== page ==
Home Lifestyle Ozempic, Mounjaro makers face ‘stomach paralysis’ lawsuit

Ozempic, Mounjaro makers face ‘stomach paralysis’ lawsuit

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Ozempic, Mounjaro makers face ‘stomach paralysis’ lawsuit

A woman is suing the makers of popular drugs Ozempic and Mounjaro over claims that they failed to warn patients about the severity of certain gastrointestinal side effects. 

Jaclyn Bjorklund, 44, of Louisiana, alleged in the lawsuit that Novo Nordisk and Eli Lilly “downplayed the severity of gastrointestinal events caused by Ozempic and Mounjaro, never, for example, warning of the risk of gastroparesis (“paralyzed stomach”) or gastroenteritis.”

Bjorklund, who used Ozempic for more than a year before switching to Mounjaro last month, alleged she was “severely injured as a result” of using both drugs, the suit stated. 

Ozempic and Mounjaro are injectable prescription medications that are used to improve blood sugar control in adults with Type 2 diabetes in addition to diet and exercise. However, they have surged in popularity after celebrities and other high-profile figures touted their weight loss effects. 

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Novo Nordisk manufactures Ozempic, the brand name for semaglutide, and Eli Lilly manufactures Mounjaro, the brand name for tirzepatide.

The lawsuit alleges both drugmakers “knew of the association between the use of GLP-1 receptor agonists and the risk of developing severe gastrointestinal issues, including gastroparesis and gastroenteritis,” and that their “failure to disclose information that they possessed regarding the association between the use of GLP-1 receptor agonists and the risk of developing severe gastrointestinal issues, including gastroparesis and gastroenteritis, rendered the warnings for this medication inadequate.”

This photograph taken on Feb. 23, 2023, in Paris, shows the anti-diabetic medication Ozempic made by Danish pharmaceutical company Novo Nordisk. (JOEL SAGET/AFP via Getty Images / Getty Images)

Gastroparesis is a condition that slows or stops the movement of food from the stomach to the small intestine, according to the National Institute of Diabetes and Digestive and Kidney Diseases. The disorder is also called delayed gastric emptying.

Symptoms include cause nausea, vomiting, abdominal pain, abdominal bloating, a feeling of fullness after eating just a few bites and vomiting undigested food, according to the Mayo Clinic. There is no cure for the condition, the Mayo Clinic said.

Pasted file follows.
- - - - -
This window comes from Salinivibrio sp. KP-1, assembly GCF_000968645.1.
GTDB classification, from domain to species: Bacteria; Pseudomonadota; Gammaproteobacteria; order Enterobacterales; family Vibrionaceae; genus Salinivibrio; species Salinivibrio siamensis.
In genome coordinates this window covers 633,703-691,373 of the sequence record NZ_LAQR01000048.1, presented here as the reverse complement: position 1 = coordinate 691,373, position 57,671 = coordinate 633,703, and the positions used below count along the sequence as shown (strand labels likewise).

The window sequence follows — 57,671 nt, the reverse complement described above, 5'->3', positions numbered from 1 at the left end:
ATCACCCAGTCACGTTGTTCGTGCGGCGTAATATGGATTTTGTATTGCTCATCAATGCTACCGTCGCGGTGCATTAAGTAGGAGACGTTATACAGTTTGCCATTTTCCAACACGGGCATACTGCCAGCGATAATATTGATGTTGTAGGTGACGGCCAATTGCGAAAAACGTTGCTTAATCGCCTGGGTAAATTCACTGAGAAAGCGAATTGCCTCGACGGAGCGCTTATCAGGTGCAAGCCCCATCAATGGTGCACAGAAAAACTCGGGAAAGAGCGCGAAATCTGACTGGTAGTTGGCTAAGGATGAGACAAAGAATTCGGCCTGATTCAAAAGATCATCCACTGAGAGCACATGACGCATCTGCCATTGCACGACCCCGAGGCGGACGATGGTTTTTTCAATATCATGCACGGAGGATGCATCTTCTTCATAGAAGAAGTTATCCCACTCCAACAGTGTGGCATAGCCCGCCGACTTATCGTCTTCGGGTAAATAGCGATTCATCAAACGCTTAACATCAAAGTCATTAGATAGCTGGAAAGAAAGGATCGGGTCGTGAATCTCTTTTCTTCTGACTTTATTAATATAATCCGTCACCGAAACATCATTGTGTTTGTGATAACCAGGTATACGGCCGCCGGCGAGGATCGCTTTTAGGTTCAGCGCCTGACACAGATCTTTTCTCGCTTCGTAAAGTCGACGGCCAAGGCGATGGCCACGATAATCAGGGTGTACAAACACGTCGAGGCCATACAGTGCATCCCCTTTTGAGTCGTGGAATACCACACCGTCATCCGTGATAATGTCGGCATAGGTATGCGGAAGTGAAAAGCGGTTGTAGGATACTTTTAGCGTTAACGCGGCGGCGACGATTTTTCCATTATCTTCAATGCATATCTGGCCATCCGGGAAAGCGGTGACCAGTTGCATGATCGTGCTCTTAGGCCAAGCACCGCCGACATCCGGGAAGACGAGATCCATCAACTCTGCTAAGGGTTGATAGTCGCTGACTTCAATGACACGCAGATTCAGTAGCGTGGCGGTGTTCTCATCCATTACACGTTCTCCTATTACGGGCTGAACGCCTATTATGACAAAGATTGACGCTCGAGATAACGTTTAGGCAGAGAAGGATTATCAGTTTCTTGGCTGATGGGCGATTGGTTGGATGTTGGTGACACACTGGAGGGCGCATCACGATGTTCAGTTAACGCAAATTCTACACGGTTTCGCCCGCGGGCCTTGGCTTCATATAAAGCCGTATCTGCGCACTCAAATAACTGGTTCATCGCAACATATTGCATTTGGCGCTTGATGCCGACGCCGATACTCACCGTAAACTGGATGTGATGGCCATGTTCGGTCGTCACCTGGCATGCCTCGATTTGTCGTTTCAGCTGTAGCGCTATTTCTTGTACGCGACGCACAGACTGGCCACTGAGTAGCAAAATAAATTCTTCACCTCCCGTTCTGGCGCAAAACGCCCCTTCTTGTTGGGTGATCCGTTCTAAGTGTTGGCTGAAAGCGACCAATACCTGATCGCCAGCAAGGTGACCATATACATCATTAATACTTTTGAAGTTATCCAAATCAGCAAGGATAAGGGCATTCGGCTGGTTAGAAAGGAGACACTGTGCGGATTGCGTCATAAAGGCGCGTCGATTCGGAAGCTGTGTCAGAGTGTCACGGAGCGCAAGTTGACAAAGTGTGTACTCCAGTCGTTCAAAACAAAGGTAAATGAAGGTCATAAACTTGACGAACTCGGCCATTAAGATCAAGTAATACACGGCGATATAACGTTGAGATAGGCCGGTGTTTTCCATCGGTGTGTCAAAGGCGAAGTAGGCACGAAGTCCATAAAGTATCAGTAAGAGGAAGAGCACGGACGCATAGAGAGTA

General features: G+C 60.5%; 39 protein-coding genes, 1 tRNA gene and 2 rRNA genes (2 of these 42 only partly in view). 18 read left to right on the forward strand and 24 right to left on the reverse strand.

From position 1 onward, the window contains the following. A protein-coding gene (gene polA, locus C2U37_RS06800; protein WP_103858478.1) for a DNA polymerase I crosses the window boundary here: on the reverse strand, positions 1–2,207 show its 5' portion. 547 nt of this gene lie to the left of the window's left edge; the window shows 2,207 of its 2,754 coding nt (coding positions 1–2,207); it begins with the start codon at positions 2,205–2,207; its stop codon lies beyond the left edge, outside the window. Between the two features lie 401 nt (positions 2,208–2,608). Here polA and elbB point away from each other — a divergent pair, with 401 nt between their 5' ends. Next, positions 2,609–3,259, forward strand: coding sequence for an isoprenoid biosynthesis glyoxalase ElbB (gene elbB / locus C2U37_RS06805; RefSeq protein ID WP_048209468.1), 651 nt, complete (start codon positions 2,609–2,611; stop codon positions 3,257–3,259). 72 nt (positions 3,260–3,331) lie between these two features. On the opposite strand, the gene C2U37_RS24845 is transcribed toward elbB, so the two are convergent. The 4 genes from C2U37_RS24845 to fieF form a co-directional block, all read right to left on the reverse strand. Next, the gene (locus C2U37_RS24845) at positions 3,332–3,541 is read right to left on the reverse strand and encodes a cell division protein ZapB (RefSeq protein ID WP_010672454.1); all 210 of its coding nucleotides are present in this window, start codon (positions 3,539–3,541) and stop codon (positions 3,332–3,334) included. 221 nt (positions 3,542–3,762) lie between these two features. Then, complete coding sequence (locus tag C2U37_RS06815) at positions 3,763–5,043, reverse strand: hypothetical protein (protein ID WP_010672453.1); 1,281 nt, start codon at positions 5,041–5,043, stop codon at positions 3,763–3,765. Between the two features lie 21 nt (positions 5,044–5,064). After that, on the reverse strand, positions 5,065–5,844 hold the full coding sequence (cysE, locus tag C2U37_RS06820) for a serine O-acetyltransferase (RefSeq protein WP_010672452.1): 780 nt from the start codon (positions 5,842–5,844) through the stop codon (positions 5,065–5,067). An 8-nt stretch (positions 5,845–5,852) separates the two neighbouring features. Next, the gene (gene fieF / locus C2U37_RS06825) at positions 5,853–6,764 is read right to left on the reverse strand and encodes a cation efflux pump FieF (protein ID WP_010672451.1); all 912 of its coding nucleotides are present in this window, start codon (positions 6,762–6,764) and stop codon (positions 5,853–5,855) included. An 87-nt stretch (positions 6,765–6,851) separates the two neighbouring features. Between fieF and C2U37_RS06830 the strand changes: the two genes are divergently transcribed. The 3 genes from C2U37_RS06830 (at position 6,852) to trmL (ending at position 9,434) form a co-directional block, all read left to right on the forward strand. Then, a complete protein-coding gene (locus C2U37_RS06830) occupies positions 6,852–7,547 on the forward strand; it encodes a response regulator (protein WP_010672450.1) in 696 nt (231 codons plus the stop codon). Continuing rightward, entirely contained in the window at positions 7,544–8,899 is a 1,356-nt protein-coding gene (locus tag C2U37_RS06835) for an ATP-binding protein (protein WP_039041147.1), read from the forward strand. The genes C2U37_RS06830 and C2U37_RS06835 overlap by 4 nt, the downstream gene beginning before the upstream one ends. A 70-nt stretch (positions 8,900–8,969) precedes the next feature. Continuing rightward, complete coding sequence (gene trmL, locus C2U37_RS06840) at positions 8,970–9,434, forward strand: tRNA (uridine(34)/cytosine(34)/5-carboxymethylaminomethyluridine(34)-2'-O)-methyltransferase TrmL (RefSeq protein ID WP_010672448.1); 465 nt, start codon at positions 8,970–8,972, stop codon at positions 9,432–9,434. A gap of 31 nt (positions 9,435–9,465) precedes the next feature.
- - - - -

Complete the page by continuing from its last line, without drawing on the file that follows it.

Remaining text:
Viral gastroenteritis – otherwise known as stomach flu – is an intestinal infection and causes symptoms such as watery diarrhea, stomach cramps, nausea or vomiting and sometimes fever, according to the Mayo Clinic. However, the suit claims that “gastroenteritis may also be caused by ingesting medications.” 

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Bjorklund claims she suffered “severe gastrointestinal events, which resulted in, for example, severe vomiting, stomach pain, gastrointestinal burning,” as well as being hospitalized for stomach issues on several occasions including visits to the emergency room after using the medications.

Diet drug Mounjaro

A woman holds a Mounjaro injectible pen at her home in Carlsbad, California, on Nov. 30, 2022. (Sandy Huffaker for The Washington Post via Getty Images / Getty Images)

The suit also claimed that Bjorklund’s teeth started “falling out due to excessive vomiting, requiring additional medications to alleviate her excessive vomiting” and that she would throw up “whole food hours after eating.”

Novo Nordisk told FOX Business that gastrointestinal events “are well-known side effects of the GLP-1 class.” Additionally, the majority of gastrointestinal side effects – for semaglutide in particular – “are mild to moderate in severity and of short duration.” 

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“GLP-1’s are known to cause a delay in gastric emptying, as noted in the label of each of our GLP-1 RA medications,” the drugmaker said. “Symptoms of delayed gastric emptying, nausea and vomiting are listed as side effects.” 

While diabetes is a well-known risk factor of gastroparesis, “there are other risk factors that may increase the risk of gastroparesis such as overweight/obesity, gender (female), virus infection and nervous systems disease (Parkinson’s disease or multiple sclerosis),” the Novo Nordisk said. 

Two Ozempic boxes

A pharmacist displays boxes of Ozempic, a semaglutide injection drug used for treating Type 2 diabetes and made by Novo Nordisk, at Rock Canyon Pharmacy in Provo, Utah, May 29, 2023. (Reuters/George Frey / Reuters Photos)

Both Novo Nordisk and Lilly reiterated that they are continually monitoring the safety of the drugs. 

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“Patient safety is Lilly’s top priority, and we actively engage in monitoring, evaluating and reporting safety information for all our medicines,” a spokesperson for Lilly told FOX Business. 

Novo said it’s “continuously monitoring the safety profile of our products and collaborate closely with authorities to ensure patient safety, including adequate information on gastrointestinal side effects in the label.”

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